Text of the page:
Is RENAMO eating its own vomit?

On Monday this week RENAMO announced that it was pulling out of Mozambique’s 1992 peace accord, which ended a brutal 16 year civil war that killed a million people.  The decision came after the Mozambican army attacked RENAMO’s military base in Santungira in Central Sofala province and sent Alfonso Dhlakama, the leader of RENAMO, fleeing into the Gorongosa mountains.

Ozias Tungwarara's picture

Regional manager with the Africa Regional Office

October 25th, 2013

On Monday this week RENAMO announced that it was pulling out of Mozambique’s 1992 peace accord, which ended a brutal 16 year civil war that killed a million people.  The decision came after the Mozambican army attacked RENAMO’s military base in Santungira in Central Sofala province and sent Alfonso Dhlakama, the leader of RENAMO, fleeing into the Gorongosa mountains.

A question on most Mozambican and southern Africans’ minds is whether the collapse of the peace agreement poses a grave threat to peace and security in Mozambique and the region, or if the agreement was, in fact, no longer worth the piece of paper it was written on.

In April I blogged about the resumption of RENAMO violence, expressing concern about the dominance of a single political party, FRELIMO, which poses a serious threat to democracy and accountable governance.  My concern was based on the findings of a 2009 OSISA/AfriMAP report on democracy and political participation in Mozambique. The APRM report of the same year noted allegations of discriminatory administrative practices by FRELIMO, which make it costly for individuals to identify openly with any party other than the ruling party. I concluded that the uneven political playing field could foster violence.

In response to my concern, a colleague reminded me of a West African proverb that says “Eating one’s vomit is no way to achieve healthy living” and asked if, in fact, Dlhakama was not eating his own vomit. His observations resonate with Joseph Hanlon’s views about the recent developments.  Hanlon, an expert on Mozambique, thinks that because of his dictatorial leadership style and poor negotiation skills – thus missing a golden opportunity to be a relevant part of Mozambique’s democratic transition. Over the years, he marginalised competent people in RENAMO who are now part of the opposition Mozambique Democratic Movement (MDM). He concludes that RENAMO has boxed itself into a corner.

Meanwhile, the consensus so far is that RENAMO has no capacity to wage and sustain a new civil war. Hanlon goes further to say that South Africa has higher levels of violence than Mozambique so sporadic attacks by RENAMO are unlikely to dampen investors’ appetite for Mozambique’s coal and gas. This could be true, but it could also be true that the rebellion will spiral out of control as we have seen in many parts of the continent.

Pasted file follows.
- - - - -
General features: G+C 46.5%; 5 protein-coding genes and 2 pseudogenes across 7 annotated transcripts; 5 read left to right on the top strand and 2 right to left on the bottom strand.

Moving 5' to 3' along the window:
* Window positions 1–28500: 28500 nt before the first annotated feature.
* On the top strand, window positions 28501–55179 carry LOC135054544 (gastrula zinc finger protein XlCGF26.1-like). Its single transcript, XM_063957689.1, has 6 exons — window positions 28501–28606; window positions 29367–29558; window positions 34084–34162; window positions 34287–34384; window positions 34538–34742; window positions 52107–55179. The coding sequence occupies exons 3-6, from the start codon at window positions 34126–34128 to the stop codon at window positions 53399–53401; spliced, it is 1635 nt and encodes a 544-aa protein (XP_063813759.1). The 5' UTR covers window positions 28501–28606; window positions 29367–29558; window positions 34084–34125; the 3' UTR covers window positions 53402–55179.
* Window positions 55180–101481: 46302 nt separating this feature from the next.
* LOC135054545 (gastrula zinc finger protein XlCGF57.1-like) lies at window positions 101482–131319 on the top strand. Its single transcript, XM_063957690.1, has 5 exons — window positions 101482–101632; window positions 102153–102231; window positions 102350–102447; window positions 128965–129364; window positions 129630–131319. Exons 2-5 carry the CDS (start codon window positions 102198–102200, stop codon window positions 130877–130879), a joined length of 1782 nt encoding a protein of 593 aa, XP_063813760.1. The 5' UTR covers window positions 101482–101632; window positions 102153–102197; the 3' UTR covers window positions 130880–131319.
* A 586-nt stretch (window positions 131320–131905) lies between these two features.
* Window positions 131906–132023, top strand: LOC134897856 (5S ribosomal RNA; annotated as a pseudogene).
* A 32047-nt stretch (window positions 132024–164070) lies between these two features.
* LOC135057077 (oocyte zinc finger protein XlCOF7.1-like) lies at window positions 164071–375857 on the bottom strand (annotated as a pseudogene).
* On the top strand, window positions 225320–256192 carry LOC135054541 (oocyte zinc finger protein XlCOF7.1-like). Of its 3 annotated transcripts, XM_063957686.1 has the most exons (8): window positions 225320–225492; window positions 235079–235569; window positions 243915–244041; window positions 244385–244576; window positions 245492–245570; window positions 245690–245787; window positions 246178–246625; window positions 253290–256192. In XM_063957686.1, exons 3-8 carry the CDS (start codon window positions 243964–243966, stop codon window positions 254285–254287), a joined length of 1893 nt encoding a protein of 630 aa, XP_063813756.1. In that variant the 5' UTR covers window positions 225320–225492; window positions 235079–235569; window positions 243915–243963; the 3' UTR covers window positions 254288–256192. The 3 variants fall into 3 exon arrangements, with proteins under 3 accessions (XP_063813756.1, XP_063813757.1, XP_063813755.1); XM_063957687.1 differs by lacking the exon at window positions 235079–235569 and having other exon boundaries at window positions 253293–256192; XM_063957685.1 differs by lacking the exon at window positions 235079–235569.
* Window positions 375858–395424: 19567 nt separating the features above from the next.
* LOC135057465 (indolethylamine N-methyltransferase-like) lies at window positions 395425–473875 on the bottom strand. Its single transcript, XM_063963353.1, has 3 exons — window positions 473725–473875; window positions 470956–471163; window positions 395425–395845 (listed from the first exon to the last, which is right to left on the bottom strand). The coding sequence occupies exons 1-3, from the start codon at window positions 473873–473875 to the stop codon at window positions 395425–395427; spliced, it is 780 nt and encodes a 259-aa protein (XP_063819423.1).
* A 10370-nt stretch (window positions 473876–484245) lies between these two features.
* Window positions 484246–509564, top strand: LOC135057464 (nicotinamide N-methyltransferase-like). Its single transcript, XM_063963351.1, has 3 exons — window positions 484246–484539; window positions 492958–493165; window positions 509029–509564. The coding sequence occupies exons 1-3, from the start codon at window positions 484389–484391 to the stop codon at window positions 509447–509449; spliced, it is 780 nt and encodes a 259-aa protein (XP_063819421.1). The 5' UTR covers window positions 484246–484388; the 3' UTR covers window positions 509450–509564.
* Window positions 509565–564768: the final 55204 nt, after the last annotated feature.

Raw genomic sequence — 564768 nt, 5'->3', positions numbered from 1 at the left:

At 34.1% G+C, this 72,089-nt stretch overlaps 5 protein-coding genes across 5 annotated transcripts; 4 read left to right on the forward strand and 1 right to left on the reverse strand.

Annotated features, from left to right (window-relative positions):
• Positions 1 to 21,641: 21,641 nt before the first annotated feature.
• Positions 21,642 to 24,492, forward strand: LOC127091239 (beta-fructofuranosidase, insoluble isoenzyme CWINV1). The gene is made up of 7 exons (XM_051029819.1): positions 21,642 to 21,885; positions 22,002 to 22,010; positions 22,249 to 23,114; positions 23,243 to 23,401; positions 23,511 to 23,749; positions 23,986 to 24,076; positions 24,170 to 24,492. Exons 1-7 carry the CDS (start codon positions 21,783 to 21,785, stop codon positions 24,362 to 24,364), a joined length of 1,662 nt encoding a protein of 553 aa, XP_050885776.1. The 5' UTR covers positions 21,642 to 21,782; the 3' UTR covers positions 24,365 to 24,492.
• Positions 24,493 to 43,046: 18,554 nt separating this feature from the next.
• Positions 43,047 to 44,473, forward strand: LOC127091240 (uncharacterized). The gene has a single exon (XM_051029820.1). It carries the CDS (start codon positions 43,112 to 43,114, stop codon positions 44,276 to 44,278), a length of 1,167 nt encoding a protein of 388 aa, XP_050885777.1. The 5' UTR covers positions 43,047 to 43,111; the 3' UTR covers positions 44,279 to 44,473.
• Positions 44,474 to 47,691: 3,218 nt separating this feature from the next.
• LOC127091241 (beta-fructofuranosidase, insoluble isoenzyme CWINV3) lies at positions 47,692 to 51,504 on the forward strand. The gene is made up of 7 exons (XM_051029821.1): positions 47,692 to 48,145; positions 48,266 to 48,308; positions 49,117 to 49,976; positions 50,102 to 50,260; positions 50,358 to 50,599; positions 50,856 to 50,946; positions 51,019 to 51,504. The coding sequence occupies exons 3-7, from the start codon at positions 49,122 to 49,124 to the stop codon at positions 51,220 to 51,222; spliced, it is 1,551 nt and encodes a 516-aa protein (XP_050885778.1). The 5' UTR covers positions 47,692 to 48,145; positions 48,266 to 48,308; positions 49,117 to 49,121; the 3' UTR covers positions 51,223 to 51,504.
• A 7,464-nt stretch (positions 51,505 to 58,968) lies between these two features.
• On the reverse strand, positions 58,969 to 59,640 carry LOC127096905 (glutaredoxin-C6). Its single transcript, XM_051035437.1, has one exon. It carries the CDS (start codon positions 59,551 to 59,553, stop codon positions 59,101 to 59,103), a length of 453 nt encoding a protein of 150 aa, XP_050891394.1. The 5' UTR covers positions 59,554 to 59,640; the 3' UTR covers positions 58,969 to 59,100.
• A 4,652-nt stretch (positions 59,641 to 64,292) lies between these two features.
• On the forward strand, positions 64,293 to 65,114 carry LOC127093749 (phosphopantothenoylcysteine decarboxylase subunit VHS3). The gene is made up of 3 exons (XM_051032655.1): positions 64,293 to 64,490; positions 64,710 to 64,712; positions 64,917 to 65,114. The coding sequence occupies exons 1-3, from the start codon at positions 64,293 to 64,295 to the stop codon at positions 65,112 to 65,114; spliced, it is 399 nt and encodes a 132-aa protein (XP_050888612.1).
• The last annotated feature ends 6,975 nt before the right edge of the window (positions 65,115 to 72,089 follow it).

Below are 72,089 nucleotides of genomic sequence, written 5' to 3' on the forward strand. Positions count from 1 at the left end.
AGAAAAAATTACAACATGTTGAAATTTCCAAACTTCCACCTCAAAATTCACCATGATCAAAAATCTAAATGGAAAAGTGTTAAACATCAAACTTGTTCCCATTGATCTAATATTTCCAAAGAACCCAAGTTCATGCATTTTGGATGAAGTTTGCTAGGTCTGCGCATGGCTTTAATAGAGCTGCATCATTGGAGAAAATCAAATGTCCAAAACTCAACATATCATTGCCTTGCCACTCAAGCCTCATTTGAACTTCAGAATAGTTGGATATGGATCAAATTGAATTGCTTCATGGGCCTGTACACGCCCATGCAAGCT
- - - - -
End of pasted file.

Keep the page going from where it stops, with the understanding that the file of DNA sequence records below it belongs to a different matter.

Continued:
A number of factors could contribute to a rag tag band of militias wreaking havoc, as we have seen in the DRC, Uganda, Sierra Leone, Nigeria and other places. These factors include  a vast territory whose terrain is conducive to guerrilla warfare; porous borders; proliferation of small arms; unequal distribution of benefits of national natural resource wealth; and a weak national army.

During a conversation with an academic from Eduardo Mondlane University recently, she said that despite FRELIMO’s apparent willingness to negotiate, the strategy is to kill Dhlakama in the same way Angola eliminated UNITA’s Savimbi.  Whether removing Dhlakama from the equation will resolve the RENAMO issue is not certain.  He could also remain as elusive as Josph Kony of the Lord’s Resistance Army.

There is no doubt that RENAMO and Dhlakama are no political saints, given their past bed-fellowship with Smith’s racist Rhodesia and Apartheid South Africa. However, the fact remains that FRELIMO and RENAMO signed a peace pact in 1992 that brought the country back from the abyss. The peace dividend has been a key factor in Mozambique’s economic and social progress.  Mozambique’s economy is expected to grow by 7% this year.

While RENAMO’s spectacular electoral failures cannot be solely attributed to an uneven political playing field, FRELIMO should undertake reforms that promote inclusion in political processes. SADC and the AU have a responsibility to continue urging Mozambique to address the gaps in governance that the APRM and other analyses have identified in order to mitigate potential violence by a moribund RENAMO.

This is especially important as Mozambique holds legislative and presidential elections next year.  

About the author(s)

Ozias Tungwarara is the regional manager with the Africa Regional Office of the Open Society Foundations (OSF) network based in Johannesburg.

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